There are no rear head­room prob­lems for any­one un­der 180cm de­spite the slop­ing roofline.

Kia Cer­ato S and Sport get cloth trim seats with dif­fer­ent pat­terns,

Sport+ has leather ap­point­ments.

Sport+ also has a slid­ing con­sole arm­rest func­tion and elec­tric fold­ing door mir­rors. There’s plenty of good-sized stor­age spa­ces.

Boot ca­pac­ity is an im­pres­sive

502 litres with a wide aper­ture that makes for easy ac­cess and stor­age. All mod­els get a steel space­saver spare wheel.

Cer­ato’s dash­board is sen­si­bly de­signed with the right com­bi­na­tion of large, well-placed but­tons and knobs for the most com­mon func­tions and large tabs on the

8-inch colour touch­screen.

All can be ac­cessed with a min­i­mum of at­ten­tion be­ing taken from the road ahead.

All Cer­ato grades have Ap­ple CarPlay and An­droid Auto as stan­dard. Sport and Sport+ have satel­lite nav­i­ga­tion with SUNA traf­fic in­for­ma­tion.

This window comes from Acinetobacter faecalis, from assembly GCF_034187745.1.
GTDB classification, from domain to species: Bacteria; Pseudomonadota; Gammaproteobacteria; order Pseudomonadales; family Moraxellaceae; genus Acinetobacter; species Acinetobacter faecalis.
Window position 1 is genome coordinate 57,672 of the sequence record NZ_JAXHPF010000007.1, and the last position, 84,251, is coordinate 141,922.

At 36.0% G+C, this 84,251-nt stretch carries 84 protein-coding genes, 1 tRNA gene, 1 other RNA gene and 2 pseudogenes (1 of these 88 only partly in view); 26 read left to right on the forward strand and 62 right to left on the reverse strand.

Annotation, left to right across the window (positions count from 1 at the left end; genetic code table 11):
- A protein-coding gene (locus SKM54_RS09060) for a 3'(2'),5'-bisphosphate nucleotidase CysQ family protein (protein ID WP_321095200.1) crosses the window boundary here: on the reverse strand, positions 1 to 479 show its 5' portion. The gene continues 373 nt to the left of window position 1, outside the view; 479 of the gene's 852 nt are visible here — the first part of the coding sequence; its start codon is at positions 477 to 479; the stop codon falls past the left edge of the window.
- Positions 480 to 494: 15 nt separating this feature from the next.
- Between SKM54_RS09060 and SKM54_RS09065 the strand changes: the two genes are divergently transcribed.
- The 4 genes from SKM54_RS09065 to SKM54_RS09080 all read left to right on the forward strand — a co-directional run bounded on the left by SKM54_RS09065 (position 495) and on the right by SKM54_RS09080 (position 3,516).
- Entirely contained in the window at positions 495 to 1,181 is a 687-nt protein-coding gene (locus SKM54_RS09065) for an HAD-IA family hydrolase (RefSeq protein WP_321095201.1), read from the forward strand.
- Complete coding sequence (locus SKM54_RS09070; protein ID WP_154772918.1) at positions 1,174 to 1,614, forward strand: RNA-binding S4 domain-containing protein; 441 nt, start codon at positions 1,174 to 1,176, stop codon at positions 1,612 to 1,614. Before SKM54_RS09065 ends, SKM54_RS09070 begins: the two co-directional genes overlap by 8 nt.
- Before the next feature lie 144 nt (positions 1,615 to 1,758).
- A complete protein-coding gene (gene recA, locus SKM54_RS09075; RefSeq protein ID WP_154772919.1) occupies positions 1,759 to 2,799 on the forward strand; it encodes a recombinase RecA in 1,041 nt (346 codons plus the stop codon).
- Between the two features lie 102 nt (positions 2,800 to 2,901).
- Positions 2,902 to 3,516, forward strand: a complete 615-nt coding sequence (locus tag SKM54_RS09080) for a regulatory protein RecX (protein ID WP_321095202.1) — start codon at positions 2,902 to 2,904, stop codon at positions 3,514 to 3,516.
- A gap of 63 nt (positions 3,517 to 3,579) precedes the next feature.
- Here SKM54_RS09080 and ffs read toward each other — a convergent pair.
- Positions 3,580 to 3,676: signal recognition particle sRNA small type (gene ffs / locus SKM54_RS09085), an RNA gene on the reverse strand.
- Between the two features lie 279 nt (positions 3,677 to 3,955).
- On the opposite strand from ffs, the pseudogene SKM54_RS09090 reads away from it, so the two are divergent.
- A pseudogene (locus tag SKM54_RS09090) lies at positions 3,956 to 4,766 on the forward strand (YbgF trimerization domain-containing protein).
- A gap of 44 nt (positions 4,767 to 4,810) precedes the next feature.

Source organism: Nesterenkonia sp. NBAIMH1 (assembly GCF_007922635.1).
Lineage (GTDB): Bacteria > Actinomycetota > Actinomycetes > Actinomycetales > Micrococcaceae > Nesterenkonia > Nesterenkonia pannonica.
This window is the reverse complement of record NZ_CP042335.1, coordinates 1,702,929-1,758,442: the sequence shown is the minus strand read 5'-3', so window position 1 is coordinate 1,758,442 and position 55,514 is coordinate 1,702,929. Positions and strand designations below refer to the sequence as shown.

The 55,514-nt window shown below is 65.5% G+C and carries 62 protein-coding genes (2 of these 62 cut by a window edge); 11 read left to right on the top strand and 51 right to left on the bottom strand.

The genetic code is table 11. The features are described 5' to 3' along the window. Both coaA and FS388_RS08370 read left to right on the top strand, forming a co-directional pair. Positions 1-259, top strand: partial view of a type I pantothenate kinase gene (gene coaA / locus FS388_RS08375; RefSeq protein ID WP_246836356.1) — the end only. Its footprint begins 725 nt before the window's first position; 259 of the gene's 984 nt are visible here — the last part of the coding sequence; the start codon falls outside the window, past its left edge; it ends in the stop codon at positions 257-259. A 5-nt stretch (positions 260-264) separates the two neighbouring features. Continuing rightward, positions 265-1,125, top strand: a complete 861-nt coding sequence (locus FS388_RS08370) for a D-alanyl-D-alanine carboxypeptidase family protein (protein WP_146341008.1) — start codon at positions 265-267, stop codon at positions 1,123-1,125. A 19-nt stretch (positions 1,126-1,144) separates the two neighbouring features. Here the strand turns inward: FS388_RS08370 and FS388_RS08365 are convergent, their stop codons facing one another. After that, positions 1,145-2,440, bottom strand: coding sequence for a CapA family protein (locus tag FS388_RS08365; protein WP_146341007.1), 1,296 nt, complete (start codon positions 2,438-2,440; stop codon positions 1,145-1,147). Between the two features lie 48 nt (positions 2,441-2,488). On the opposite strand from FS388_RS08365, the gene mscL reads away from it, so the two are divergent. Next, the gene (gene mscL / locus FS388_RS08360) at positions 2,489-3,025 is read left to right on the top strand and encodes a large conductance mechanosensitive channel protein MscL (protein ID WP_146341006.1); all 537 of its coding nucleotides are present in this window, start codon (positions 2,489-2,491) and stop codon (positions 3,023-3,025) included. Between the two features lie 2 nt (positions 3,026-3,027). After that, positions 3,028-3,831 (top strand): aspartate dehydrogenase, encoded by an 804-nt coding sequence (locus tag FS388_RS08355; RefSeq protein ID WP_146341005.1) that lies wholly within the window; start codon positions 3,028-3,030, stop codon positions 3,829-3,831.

There’s a sin­gle USB port that sits at the bot­tom of the dash­board ad­ja­cent to the phone stor­age re­cess.

The al­ready high level of stan­dard safety fea­tures in the pre­vi­ous Cer­ato has been in­creased with

the ad­di­tion of au­ton­o­mous emer­gency brak­ing (AEB), for­ward col­li­sion warn­ing sys­tem and front and rear park­ing sen­sors.

These join ABS brakes with elec­tronic brake­force dis­tri­bu­tion and brake as­sist; emer­gency stop signal; six airbags; sta­bil­ity and trac­tion con­trol; hill start as­sist; lane keep as­sist; driver at­ten­tion alert; rear view cam­era; and IsoFix an­chor points at the outer rear seats.

Cer­ato Sport+ adds pedes­trian and cy­clist avoid­ance to the AEB sys­tem as well as smart cruise con­trol.

These fea­tures are avail­able in the au­to­matic S and Sport mod­els as part of a $1000 Safety Pack that also in­cludes blindspot de­tec­tion and rear cross traf­fic alert. A $500 Safety Pack adds these last two fea­tures to the Sport+.

The body has been strength­ened with the use of high-strength steel in a num­ber of ar­eas while con­sid­er­able work has gone into stiff­en­ing it up to re­duce noise, vi­bra­tion and harsh­ness, as well as to give the sus­pen­sion a solid plat­form on which to work.